Seaweed: The food and fuel of the future?

Seaweed: The food and fuel of the future?

By Adrienne MurrayTechnology of Business reporter, Faroe Islands

  • 27 August 2020
Seaweed farming Faroe Islands
Image captionThe cold water around the Faroe Islands is good for seaweed cultivation

Sunshine has given way to wind and rain, as the motorboat chugs through a fjord in the Faroe Islands.

“Its a bit windy here,” says Olavur Gregarsen. “We’ll see how far we can get to the harvesting boat.”

We soon reach a sheltered spot where steep mountains are looking down on hundreds of buoys bobbing in the sea.

“They are holding up a horizontal line,” explains Mr Gregarsen, the managing director of Ocean Rainforest, a seaweed producer. “At every metre another line hangs down, and that’s where the seaweed grows.”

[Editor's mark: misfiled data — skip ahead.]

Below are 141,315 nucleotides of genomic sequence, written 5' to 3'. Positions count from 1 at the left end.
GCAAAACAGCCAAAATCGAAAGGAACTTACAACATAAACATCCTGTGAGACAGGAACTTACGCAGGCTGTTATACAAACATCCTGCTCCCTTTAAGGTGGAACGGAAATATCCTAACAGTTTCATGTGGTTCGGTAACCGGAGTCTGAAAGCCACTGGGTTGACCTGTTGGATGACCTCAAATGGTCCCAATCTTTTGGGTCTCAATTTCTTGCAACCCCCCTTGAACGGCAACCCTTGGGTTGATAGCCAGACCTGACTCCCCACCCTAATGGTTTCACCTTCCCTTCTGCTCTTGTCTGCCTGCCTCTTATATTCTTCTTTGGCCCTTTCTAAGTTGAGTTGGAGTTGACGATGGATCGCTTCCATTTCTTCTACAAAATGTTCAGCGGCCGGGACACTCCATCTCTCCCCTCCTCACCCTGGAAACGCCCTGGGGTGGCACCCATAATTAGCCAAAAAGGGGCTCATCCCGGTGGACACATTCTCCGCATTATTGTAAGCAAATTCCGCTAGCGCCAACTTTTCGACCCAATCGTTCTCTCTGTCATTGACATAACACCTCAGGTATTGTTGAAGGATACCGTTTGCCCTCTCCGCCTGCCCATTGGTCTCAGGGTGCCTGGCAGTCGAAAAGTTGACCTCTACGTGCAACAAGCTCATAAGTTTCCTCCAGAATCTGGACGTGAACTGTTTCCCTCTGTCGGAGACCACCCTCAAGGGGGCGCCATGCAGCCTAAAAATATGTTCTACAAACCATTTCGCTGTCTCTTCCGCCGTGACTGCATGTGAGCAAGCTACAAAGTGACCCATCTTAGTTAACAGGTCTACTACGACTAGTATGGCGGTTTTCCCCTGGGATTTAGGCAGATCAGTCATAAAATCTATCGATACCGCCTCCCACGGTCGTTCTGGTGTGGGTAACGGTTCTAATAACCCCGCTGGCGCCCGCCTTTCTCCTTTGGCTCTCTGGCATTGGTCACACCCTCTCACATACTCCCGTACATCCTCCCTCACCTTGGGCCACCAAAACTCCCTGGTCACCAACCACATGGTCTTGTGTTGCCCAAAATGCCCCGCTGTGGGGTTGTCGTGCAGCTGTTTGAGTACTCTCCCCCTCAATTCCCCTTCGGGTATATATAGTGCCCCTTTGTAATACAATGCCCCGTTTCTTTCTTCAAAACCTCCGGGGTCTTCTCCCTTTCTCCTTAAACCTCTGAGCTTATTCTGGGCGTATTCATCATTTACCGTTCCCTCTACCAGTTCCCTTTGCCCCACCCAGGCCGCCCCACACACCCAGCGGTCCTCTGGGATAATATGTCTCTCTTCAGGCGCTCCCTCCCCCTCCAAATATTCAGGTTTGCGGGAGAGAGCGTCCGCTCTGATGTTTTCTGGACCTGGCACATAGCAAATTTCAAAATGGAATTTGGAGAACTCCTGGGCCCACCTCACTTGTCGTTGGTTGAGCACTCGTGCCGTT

Breaking waves

Anchored to the sea floor, the cultivation rig consists of 50,000m (164,000ft) of underwater lattice-like ropes, designed to withstand rough sea conditions.

“The main structure is 10m down. That way we avoid the largest breaking waves,” he says.

Despite the Danish territory’s remote North Atlantic location, Mr Gregarsen says the deep, nutrient-rich, waters are well suited for growing seaweed, with a stable temperature of between 6C and 11C.

Seaweed farming Faroe Islands
Image captionOcean Rainforest plans to double production

His firm is among a wave of seaweed farms that have sprung up in Europe and North America, spurred by a growing demand from the food industry and others.

“You have a biomass that can be used for food and feed, and replacing

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